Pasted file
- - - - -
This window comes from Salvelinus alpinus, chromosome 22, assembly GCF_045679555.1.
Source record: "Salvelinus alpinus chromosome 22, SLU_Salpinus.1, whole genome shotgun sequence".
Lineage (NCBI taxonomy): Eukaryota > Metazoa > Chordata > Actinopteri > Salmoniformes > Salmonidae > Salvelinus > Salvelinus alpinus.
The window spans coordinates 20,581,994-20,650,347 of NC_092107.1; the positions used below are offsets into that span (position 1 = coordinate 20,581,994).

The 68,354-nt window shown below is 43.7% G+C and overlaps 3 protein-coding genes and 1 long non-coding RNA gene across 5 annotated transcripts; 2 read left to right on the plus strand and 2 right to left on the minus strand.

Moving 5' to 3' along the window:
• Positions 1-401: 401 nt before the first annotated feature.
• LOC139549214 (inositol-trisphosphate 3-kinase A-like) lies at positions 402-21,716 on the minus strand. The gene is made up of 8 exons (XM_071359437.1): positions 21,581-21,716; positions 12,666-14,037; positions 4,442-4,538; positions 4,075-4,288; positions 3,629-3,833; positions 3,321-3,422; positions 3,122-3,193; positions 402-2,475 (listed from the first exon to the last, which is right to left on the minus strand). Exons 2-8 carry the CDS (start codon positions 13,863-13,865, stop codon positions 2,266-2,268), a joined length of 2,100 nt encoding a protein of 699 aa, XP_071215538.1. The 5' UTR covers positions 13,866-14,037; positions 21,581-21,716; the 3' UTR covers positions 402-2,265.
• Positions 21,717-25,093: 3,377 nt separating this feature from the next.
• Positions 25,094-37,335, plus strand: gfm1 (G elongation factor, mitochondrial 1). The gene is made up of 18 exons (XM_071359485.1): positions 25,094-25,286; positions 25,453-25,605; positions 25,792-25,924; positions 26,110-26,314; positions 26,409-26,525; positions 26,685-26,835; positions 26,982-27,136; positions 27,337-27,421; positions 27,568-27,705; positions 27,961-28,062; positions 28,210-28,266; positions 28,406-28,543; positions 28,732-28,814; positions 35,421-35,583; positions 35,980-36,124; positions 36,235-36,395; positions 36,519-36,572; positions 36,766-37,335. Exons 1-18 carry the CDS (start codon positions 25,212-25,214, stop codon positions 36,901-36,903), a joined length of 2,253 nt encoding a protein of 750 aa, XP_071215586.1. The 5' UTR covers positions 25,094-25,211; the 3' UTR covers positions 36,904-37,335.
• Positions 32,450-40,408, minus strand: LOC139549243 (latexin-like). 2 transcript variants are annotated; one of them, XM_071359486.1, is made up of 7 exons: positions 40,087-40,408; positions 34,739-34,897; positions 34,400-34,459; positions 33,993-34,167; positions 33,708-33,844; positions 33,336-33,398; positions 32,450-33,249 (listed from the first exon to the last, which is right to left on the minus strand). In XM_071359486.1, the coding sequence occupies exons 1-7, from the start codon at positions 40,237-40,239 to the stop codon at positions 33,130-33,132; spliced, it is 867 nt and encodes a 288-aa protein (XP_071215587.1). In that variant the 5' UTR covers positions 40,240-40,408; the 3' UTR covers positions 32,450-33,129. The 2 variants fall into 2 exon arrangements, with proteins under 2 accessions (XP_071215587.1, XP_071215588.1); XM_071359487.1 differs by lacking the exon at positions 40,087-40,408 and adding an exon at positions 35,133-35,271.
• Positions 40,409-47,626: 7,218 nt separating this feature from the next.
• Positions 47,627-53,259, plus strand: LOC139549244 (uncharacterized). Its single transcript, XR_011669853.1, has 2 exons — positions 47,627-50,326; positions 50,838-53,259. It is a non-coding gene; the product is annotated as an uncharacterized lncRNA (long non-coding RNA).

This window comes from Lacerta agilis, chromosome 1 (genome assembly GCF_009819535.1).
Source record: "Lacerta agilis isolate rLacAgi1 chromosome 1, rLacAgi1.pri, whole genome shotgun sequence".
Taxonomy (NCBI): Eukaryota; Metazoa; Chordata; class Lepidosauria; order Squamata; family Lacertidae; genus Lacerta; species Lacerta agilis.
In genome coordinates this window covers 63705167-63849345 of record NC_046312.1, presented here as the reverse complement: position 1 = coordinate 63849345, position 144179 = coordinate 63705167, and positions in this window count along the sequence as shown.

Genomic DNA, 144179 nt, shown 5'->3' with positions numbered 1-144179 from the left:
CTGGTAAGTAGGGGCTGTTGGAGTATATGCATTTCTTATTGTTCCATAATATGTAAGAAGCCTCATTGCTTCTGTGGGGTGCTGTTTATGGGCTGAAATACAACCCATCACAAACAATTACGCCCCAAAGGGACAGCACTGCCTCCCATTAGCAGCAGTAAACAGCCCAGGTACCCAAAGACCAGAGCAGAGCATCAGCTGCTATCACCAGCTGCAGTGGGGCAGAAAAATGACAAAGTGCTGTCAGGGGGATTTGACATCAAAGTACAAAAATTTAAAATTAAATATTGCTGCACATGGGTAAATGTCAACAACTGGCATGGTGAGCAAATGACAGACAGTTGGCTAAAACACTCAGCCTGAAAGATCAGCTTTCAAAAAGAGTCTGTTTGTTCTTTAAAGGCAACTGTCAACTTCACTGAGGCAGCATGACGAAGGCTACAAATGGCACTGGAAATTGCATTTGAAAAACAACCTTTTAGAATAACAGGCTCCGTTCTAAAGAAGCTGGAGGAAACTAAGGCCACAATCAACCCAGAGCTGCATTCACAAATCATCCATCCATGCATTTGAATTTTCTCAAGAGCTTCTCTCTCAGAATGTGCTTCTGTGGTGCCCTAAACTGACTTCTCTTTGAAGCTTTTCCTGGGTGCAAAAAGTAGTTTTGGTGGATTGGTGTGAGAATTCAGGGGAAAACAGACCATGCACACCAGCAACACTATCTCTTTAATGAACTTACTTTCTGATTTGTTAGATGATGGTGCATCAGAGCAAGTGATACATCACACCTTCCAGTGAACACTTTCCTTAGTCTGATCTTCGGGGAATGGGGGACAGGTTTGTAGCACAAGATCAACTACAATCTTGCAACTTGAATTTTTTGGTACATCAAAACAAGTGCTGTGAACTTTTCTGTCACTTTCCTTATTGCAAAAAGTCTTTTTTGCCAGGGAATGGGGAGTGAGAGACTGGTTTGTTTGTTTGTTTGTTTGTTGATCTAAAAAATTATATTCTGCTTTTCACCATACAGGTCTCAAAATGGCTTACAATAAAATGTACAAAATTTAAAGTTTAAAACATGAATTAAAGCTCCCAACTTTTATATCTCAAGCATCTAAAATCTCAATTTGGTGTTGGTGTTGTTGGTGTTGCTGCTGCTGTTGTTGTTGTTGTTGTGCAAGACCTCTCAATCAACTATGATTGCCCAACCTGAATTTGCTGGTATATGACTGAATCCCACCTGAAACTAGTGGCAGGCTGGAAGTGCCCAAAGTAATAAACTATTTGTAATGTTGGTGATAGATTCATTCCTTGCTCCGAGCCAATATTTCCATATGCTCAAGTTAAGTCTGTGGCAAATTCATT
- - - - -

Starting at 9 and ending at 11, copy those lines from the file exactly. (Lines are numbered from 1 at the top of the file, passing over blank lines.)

• Positions 21,717-25,093: 3,377 nt separating this feature from the next.
• Positions 25,094-37,335, plus strand: gfm1 (G elongation factor, mitochondrial 1). The gene is made up of 18 exons (XM_071359485.1): positions 25,094-25,286; positions 25,453-25,605; positions 25,792-25,924; positions 26,110-26,314; positions 26,409-26,525; positions 26,685-26,835; positions 26,982-27,136; positions 27,337-27,421; positions 27,568-27,705; positions 27,961-28,062; positions 28,210-28,266; positions 28,406-28,543; positions 28,732-28,814; positions 35,421-35,583; positions 35,980-36,124; positions 36,235-36,395; positions 36,519-36,572; positions 36,766-37,335. Exons 1-18 carry the CDS (start codon positions 25,212-25,214, stop codon positions 36,901-36,903), a joined length of 2,253 nt encoding a protein of 750 aa, XP_071215586.1. The 5' UTR covers positions 25,094-25,211; the 3' UTR covers positions 36,904-37,335.
• Positions 32,450-40,408, minus strand: LOC139549243 (latexin-like). 2 transcript variants are annotated; one of them, XM_071359486.1, is made up of 7 exons: positions 40,087-40,408; positions 34,739-34,897; positions 34,400-34,459; positions 33,993-34,167; positions 33,708-33,844; positions 33,336-33,398; positions 32,450-33,249 (listed from the first exon to the last, which is right to left on the minus strand). In XM_071359486.1, the coding sequence occupies exons 1-7, from the start codon at positions 40,237-40,239 to the stop codon at positions 33,130-33,132; spliced, it is 867 nt and encodes a 288-aa protein (XP_071215587.1). In that variant the 5' UTR covers positions 40,240-40,408; the 3' UTR covers positions 32,450-33,129. The 2 variants fall into 2 exon arrangements, with proteins under 2 accessions (XP_071215587.1, XP_071215588.1); XM_071359487.1 differs by lacking the exon at positions 40,087-40,408 and adding an exon at positions 35,133-35,271.